The floor will want another couple of coats of oil to be truly finished, but we think it’s best to wait for warmer weather, so we’ll leave it as is for the moment and return to it in spring.
The floorboards we got for the lounge room are what’s called “utility grade”. Which is pretty much the lowest grade, full of knots and sap lines and holes here and there and quite a few with machine marks in them. We wanted the sap lines and knots for interest, but not the ones that were graded as such just because they were crappy or damaged in some way. Quite a few boards went into a reject pile, and we’ll use them for the shed floor which will be going in down by the orchard.
At any rate, we don’t want to spend the rest of our lives digging dust out of knot holes, so all those imperfections have to be filled so that the floor can present a smooth surface to our feet and broom.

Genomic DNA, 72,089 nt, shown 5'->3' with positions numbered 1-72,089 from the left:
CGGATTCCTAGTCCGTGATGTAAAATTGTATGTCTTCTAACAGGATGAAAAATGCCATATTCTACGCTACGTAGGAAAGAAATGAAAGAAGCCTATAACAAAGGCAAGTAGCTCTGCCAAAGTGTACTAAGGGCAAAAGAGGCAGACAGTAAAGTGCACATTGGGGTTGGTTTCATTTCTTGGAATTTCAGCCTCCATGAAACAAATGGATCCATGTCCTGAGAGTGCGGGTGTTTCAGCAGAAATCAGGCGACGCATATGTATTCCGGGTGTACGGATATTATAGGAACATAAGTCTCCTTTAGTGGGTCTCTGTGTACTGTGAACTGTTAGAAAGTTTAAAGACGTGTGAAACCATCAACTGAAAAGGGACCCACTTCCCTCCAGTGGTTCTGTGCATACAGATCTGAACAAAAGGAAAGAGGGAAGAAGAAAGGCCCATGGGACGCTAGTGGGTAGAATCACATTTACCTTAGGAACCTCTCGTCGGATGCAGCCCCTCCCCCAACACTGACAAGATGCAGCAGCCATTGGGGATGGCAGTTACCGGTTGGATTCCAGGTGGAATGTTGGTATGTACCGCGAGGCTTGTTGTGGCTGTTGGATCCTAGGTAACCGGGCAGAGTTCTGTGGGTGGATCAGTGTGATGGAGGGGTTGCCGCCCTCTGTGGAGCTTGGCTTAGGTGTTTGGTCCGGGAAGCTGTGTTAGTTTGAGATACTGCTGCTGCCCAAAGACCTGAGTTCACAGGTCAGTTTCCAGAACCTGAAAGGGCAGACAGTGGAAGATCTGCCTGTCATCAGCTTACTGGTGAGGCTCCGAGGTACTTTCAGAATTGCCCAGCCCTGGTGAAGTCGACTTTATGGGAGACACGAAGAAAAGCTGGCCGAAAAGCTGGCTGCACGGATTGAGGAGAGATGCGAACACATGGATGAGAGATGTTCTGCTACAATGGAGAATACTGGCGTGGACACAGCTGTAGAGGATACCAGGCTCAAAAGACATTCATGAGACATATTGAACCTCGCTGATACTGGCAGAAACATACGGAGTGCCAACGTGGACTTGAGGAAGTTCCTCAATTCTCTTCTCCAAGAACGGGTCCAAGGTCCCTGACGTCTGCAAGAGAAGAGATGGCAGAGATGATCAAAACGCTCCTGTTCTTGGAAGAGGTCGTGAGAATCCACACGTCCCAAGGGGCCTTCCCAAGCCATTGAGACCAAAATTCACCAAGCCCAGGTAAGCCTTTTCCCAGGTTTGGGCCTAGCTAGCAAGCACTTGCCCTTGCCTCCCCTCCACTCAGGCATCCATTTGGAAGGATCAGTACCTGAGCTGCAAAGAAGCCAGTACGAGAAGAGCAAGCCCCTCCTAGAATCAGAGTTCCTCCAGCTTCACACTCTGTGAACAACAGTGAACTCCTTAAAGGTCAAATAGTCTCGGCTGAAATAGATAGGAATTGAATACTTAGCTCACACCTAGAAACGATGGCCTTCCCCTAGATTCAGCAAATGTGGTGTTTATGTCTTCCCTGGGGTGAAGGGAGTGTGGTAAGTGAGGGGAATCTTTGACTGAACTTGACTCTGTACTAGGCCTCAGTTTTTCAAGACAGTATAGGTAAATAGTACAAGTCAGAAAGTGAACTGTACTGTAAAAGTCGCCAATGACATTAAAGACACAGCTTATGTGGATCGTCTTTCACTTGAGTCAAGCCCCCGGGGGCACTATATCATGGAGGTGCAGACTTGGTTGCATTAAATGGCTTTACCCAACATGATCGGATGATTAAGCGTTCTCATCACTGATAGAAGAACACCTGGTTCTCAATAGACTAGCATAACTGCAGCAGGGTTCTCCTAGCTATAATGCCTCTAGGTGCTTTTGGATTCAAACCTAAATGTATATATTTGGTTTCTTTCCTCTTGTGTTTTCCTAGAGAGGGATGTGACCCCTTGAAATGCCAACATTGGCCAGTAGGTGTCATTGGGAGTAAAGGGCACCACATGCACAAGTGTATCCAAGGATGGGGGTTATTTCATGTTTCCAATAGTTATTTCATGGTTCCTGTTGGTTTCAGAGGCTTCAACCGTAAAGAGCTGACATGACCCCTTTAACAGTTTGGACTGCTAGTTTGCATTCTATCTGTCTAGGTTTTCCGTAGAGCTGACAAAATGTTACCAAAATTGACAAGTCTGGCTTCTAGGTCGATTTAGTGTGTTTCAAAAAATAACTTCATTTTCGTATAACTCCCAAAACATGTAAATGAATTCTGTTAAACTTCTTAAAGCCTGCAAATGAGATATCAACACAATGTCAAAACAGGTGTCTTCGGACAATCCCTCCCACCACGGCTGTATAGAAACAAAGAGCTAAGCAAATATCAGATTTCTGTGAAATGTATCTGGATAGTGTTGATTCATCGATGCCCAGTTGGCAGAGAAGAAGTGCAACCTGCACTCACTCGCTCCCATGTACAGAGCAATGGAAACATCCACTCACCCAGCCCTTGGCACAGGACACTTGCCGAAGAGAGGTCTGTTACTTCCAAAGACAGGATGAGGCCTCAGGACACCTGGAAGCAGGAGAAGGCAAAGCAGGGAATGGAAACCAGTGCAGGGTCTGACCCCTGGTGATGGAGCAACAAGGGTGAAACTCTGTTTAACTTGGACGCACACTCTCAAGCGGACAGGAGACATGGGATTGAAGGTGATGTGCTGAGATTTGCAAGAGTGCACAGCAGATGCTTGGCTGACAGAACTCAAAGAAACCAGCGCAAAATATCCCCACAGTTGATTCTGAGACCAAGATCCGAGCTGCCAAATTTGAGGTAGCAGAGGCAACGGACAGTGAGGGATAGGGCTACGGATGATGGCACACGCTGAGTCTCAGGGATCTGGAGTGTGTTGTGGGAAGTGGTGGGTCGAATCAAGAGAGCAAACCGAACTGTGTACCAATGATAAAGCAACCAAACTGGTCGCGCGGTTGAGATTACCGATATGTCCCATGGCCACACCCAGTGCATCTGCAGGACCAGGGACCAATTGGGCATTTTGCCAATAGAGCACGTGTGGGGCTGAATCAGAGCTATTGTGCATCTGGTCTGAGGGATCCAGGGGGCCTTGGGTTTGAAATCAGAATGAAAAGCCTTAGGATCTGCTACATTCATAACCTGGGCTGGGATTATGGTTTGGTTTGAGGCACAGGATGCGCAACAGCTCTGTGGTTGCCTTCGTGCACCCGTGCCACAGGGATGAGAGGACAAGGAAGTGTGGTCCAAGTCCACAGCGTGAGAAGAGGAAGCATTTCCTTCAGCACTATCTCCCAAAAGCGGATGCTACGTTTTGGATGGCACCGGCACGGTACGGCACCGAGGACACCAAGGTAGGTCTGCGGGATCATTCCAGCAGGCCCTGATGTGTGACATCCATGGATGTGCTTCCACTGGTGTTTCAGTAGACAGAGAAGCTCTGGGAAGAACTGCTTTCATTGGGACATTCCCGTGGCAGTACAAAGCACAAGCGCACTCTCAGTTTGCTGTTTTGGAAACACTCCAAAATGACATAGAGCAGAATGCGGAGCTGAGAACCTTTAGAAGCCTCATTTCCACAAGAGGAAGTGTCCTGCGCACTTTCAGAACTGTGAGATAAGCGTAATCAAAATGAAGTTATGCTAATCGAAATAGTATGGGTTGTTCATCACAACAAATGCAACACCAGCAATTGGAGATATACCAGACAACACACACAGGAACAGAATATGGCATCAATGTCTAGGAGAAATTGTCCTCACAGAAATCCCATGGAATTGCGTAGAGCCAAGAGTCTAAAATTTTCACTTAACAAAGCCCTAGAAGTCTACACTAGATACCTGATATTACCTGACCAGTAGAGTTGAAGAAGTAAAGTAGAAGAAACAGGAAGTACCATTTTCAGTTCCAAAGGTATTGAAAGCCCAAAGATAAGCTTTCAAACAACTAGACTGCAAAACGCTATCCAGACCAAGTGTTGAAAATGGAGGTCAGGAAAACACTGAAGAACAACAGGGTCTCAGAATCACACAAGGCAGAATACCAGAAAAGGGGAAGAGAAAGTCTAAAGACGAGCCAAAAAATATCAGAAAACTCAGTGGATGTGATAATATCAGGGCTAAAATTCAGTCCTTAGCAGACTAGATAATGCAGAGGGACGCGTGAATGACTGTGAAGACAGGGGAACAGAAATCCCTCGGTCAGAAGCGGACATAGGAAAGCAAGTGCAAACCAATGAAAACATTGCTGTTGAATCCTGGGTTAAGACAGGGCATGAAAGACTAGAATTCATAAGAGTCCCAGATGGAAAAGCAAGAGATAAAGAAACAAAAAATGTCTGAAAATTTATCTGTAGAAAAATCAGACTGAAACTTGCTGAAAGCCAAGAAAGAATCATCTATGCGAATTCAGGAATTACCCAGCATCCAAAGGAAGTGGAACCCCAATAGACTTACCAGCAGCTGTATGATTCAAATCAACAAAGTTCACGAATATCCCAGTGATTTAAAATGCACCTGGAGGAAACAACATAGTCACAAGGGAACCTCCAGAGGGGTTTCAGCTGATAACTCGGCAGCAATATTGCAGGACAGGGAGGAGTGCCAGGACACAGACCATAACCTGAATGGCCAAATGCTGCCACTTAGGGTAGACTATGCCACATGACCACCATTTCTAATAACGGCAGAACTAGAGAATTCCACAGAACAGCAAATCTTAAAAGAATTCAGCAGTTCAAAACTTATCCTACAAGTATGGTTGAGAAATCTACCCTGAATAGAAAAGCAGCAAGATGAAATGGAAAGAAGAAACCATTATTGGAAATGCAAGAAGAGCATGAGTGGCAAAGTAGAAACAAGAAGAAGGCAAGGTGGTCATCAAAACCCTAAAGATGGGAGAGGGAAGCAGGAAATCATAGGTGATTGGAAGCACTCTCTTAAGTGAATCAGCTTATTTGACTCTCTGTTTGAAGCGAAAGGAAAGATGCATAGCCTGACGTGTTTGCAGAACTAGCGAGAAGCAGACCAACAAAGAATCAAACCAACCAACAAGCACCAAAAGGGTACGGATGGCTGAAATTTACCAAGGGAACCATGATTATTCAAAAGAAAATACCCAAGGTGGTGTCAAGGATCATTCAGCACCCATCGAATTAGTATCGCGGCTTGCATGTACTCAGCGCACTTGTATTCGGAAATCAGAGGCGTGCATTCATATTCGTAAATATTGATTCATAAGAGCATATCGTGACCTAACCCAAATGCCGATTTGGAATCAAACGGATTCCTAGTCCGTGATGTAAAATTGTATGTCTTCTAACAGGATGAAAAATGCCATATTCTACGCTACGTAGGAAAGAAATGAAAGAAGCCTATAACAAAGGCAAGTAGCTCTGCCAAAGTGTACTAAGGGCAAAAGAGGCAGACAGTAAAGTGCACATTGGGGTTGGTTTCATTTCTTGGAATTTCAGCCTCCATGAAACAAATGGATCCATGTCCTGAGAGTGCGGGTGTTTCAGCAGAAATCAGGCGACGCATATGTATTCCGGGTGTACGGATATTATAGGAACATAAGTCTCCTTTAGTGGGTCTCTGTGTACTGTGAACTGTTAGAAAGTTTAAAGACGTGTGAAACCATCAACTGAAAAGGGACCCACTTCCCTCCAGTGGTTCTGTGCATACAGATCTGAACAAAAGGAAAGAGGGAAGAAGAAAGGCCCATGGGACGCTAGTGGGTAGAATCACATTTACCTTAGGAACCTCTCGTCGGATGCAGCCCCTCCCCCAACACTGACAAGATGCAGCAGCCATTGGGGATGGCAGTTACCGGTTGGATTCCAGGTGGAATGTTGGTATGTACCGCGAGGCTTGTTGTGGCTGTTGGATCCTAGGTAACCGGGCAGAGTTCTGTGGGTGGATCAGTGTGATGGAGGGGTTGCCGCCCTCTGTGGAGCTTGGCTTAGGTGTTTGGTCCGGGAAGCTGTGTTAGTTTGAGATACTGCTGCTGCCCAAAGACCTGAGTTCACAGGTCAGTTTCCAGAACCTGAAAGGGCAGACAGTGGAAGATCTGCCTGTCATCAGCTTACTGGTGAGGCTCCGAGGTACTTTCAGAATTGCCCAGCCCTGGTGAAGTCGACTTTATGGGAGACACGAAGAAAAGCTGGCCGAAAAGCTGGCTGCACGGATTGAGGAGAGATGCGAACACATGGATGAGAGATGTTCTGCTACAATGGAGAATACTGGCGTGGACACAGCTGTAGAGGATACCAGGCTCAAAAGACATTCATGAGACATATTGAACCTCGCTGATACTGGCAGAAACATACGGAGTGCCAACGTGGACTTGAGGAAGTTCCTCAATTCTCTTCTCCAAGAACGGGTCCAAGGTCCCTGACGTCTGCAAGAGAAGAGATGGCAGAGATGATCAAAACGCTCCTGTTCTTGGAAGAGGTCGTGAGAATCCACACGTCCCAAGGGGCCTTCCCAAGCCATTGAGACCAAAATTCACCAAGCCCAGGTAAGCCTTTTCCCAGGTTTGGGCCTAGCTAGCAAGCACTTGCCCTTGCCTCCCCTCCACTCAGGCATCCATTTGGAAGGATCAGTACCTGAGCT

We’ll be using a Livos oil to finish the floor, and the lady at the shop recommended just putting black putty in the holes, since she was certain my suggestion of using epoxy would result in black features anyway. This was all a bit confusing, so I got 1 black putty, one “hardwood” putty which looked to be around about a matching colour and a small amount of epoxy in one of those double-syringe setups. I got a couple of spare boards and filled some holes on each one using different methods, then finished them with a couple of coats of the oil.
The epoxy was far and away the best solution, so we went ahead and got a larger 1L container of the stuff. This involved a special trip to a sailor’s shop in the city. The holes did go quite dark, but there was still detail visible under the epoxy which was the effect we were after. The black putty just ended up looking pasted on, and the wood-coloured putty made it look like a mistake had been made.